There’s been a lot of talk about “social impact bonds,” a tool that governments can use to borrow money from private investors to finance social service projects. Investors get paid off with government savings if and when the projects succeed. In fact, our colleague, Jonathan Walters recently wrote a Governing column about the topic.
We bring this up because at year’s end, New York Gov. Andrew M. Cuomo announced that the Empire State is the first to launch a state-led “pay for success project.” We want to give the state credit for this kind of innovation. But we’re curious to hear from our very clever and sometimes skeptical readers: Do you think this is a great idea, a deeply flawed one or someplace in between? And why? Let us know, please.
On Jan. 23, the Minneapolis Star Tribune ran an article about how one of the most vocal members of the city’s audit committee was losing her position. Apparently, the former mayor didn’t fill out the proper paperwork when he reappointed her. This, in itself, was an unfortunate turn of events.
But when we looked into the matter by perusing the city’s website we found something surprising. The city has several vacant positions in its audit shop: a director of internal audit, a senior internal auditor and a senior internal auditor II. As any small business owner would ask: “I wonder who’s watching the store?”
Interested in debt levels? Beware! We strongly recommend that you take a look at a December report from the Federal Reserve Bank of Boston. It looks closely at the complexity of determining state and municipal debt in a way that allows reasonable comparison from state to state. One issue is that some states take on many more services than others, making their debt ratios less than comparable. Hawaii, for instance, funds many services that are paid for locally elsewhere. Connecticut doesn’t have any county-level government, and so tends to take on more debt at the state level.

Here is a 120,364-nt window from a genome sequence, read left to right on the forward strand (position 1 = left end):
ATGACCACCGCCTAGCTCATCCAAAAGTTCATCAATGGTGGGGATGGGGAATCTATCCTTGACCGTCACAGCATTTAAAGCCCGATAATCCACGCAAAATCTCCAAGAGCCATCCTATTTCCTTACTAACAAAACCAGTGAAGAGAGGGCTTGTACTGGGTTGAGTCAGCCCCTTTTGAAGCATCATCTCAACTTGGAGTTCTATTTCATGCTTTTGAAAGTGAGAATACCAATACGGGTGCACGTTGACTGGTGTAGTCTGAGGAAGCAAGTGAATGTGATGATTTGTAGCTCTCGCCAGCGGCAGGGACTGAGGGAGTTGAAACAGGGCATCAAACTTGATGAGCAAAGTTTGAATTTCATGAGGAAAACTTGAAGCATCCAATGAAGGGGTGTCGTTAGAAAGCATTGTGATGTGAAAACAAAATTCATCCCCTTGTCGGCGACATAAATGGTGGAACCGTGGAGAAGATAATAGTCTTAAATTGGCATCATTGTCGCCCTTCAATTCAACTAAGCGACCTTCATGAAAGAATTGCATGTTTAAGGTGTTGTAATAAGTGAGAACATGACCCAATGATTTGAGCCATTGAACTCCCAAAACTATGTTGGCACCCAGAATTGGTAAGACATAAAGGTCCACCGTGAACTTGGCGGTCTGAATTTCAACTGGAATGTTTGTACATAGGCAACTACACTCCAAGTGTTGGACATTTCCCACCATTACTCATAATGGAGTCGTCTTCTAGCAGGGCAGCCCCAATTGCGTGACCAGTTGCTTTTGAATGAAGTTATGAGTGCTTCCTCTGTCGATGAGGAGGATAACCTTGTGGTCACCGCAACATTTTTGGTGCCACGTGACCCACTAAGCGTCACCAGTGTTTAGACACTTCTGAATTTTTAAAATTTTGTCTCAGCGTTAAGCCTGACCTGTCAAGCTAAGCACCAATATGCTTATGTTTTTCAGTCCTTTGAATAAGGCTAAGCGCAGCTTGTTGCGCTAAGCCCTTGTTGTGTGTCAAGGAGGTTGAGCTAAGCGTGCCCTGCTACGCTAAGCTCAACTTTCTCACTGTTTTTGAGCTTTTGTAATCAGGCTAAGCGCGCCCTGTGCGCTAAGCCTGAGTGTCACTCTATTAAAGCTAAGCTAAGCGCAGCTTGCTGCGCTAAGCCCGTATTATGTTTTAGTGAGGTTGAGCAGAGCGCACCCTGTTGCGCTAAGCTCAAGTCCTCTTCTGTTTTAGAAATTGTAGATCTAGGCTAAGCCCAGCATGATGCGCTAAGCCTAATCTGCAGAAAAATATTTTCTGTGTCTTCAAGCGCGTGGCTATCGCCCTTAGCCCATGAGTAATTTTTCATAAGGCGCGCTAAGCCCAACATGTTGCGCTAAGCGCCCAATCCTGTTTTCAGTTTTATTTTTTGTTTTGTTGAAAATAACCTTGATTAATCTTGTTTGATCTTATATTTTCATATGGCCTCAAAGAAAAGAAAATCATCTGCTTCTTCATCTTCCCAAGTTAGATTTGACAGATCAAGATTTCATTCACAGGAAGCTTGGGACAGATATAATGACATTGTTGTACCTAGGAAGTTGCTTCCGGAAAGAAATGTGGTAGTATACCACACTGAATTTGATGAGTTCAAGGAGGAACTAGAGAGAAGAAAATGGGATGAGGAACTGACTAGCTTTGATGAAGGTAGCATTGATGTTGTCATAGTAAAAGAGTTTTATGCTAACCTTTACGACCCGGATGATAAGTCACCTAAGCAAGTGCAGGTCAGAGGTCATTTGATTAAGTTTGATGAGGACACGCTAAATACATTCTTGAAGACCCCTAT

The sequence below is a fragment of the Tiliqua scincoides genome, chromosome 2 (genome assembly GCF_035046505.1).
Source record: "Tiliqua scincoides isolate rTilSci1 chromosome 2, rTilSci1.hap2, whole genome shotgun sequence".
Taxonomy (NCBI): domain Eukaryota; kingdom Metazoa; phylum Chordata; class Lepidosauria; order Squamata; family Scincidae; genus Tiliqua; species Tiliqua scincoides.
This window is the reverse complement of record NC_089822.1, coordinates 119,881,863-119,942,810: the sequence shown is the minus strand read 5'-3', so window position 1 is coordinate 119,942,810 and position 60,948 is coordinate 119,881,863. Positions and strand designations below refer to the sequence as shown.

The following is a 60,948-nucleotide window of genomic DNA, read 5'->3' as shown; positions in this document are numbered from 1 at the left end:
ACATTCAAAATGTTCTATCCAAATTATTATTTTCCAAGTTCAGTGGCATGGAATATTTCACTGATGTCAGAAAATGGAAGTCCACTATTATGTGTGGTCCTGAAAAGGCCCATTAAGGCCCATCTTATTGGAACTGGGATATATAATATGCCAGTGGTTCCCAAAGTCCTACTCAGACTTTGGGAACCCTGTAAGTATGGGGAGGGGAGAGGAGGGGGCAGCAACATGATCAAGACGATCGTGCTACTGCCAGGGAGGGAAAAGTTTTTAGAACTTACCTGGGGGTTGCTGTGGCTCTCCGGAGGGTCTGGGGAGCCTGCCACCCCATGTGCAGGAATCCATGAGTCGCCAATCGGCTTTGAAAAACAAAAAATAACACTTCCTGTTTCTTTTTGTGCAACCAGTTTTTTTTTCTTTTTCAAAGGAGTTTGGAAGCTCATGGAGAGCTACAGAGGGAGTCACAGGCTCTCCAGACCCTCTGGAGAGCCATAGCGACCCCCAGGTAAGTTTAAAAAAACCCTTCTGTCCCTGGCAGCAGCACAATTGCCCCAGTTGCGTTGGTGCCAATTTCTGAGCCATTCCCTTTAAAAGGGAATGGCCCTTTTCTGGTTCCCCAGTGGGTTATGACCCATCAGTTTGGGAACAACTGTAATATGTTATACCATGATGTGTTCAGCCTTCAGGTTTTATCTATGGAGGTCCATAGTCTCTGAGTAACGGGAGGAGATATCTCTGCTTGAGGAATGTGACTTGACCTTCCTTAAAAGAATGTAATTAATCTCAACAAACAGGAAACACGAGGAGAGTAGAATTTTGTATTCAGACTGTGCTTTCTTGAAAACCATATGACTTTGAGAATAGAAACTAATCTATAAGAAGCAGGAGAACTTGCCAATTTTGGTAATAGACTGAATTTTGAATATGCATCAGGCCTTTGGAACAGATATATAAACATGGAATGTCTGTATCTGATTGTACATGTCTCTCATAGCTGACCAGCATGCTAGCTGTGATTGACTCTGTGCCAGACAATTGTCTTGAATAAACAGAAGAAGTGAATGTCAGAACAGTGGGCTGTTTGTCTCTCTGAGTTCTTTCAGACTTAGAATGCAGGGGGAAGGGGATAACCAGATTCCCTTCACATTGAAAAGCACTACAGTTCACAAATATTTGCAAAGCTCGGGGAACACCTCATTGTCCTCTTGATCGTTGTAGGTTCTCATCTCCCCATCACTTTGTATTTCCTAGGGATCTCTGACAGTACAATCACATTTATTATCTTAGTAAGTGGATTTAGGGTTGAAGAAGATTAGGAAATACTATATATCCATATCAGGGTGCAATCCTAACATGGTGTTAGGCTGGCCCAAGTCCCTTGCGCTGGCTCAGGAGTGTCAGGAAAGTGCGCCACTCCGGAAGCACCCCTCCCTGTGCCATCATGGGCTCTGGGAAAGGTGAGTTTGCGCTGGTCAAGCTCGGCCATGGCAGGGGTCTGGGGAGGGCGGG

Even if you’re just looking for the actual affordability of debt, things can get very tricky. Most analysts use “debt service-to-revenues” as a good metric of near-term affordability of state debt. But consider the following: According to the report, debt to revenues does not necessarily capture the long-term nature of most bonded debt commitments. A state’s annual debt service requirement gives no real indication of how many years into the future such a claim will be made on state resources. It can also paint a misleading picture of a state’s debt burden if principal payments are back-loaded, or if there is a high likelihood that at a later date a state will be able to rollover its debt to achieve a lower interest cost through the issuance of refunding bonds.
Long ago, we started talking about "rickety bridges to the future." We were referring to revenue streams on which cities, counties and states rely that are far from solid. Missouri is one of the most recent states to stumble on such a bridge. “Lottery revenue is falling $13 million short in the first part of this fiscal year,” according to OzarksFirst.com. The state overestimated income from riverboat gambling by $22 million. The state planned to use these revenues to fund education, and now Missouri has to find other sources. The governor has ideas for making sure that education won’t lose any money as a result of these shortfalls. But the lesson here is this: States dependent on many so-called sin taxes had better get used to surprises.
"Fiscal discipline is not the enemy of our democracy but its fundamental predicate." -- California Gov. Jerry Brown
There’s been some confusion in Vermont’s state capital over the percentage increase the governor’s budget represents over last year’s. Gov. Peter Shumlin indicated that his spending proposal for fiscal year 2015 represented an increase of 3.56 percent. At the same time, many legislators had used the same basic budgetary figures to come up with a 5.2 percent increase.